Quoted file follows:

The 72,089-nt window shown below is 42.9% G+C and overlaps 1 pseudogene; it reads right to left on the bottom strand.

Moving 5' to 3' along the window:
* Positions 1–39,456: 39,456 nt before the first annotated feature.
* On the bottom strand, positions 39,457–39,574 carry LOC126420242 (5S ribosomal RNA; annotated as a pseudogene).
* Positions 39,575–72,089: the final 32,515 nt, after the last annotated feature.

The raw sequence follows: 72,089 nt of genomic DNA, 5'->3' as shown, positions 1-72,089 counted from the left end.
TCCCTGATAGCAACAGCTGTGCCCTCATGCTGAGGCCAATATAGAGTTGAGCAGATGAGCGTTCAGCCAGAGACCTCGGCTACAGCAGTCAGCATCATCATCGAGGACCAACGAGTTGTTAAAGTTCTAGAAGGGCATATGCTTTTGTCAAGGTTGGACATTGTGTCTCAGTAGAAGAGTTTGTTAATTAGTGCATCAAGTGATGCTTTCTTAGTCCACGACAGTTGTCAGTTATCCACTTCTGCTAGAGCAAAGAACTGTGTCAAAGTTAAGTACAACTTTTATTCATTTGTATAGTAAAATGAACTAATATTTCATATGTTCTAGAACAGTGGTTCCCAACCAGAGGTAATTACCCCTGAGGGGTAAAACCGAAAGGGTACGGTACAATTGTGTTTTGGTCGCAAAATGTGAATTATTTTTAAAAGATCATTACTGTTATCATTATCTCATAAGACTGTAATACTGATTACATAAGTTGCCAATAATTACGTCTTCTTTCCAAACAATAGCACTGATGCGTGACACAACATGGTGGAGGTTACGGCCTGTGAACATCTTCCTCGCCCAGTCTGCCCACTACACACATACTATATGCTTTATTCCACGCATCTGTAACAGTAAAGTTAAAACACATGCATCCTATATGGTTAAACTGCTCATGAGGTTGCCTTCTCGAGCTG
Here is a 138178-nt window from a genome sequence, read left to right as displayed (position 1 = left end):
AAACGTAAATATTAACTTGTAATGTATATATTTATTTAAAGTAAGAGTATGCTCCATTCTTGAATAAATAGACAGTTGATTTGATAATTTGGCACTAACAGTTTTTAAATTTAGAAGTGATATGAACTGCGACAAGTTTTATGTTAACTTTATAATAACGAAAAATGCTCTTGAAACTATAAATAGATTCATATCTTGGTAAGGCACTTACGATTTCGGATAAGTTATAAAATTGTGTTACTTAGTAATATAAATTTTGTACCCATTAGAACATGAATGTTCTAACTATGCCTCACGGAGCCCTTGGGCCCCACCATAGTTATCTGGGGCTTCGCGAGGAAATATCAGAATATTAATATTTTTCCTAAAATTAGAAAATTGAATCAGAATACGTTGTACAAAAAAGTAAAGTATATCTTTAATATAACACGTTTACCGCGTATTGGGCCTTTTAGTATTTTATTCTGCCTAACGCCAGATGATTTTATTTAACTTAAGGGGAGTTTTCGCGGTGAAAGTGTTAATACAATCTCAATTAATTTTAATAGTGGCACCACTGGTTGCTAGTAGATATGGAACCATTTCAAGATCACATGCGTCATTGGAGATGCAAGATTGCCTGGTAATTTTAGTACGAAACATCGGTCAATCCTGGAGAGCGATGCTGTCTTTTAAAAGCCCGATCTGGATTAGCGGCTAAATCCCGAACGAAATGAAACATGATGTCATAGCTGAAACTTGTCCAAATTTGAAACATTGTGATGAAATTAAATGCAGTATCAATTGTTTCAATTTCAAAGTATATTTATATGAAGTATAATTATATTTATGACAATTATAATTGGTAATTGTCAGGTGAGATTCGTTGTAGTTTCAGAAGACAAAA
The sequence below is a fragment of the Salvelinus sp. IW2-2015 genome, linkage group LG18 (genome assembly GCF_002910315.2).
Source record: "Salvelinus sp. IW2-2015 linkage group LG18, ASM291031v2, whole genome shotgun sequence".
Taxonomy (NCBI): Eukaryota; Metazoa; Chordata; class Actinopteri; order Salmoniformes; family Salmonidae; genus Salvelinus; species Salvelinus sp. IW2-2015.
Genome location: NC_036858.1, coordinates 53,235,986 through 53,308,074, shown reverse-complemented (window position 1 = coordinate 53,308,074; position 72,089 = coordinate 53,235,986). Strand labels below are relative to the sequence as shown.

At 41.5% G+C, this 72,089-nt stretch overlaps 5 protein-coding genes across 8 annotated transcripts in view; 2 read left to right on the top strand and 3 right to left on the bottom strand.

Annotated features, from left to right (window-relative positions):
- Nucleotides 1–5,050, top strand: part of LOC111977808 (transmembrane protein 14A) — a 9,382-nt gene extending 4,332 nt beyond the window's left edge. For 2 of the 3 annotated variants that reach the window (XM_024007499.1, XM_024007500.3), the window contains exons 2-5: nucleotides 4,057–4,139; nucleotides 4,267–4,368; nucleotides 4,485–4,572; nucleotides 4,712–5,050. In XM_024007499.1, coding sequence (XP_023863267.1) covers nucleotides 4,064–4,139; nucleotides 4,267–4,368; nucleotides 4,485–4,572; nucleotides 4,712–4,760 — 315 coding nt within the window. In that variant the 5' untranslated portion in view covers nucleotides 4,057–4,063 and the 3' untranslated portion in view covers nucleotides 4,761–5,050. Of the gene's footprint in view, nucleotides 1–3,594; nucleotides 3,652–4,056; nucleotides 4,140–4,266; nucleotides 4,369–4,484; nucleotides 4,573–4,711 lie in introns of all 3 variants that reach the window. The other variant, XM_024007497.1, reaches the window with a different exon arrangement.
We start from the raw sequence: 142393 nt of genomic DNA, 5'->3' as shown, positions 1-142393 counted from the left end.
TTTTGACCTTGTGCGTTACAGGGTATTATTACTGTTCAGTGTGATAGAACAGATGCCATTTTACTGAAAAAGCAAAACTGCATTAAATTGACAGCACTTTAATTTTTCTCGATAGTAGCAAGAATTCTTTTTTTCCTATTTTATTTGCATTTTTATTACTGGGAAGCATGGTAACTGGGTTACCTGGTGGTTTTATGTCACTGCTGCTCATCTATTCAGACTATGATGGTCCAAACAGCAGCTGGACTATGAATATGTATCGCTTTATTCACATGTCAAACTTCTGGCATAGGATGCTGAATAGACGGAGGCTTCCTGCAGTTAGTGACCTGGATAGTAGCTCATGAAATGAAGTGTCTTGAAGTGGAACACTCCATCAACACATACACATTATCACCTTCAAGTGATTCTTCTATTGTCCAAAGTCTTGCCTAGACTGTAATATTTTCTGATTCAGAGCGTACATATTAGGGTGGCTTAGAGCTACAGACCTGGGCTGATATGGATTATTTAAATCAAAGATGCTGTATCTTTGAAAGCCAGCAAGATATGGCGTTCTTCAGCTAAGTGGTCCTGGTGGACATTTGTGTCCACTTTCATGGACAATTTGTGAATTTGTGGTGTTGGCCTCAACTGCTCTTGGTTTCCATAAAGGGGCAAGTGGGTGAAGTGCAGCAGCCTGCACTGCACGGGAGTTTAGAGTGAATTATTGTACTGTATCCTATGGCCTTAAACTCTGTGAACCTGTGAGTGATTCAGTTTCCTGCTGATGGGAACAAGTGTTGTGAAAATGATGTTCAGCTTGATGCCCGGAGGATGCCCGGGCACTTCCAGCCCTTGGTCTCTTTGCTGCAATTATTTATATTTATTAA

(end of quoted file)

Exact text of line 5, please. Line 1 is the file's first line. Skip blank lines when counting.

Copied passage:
* Positions 39,575–72,089: the final 32,515 nt, after the last annotated feature.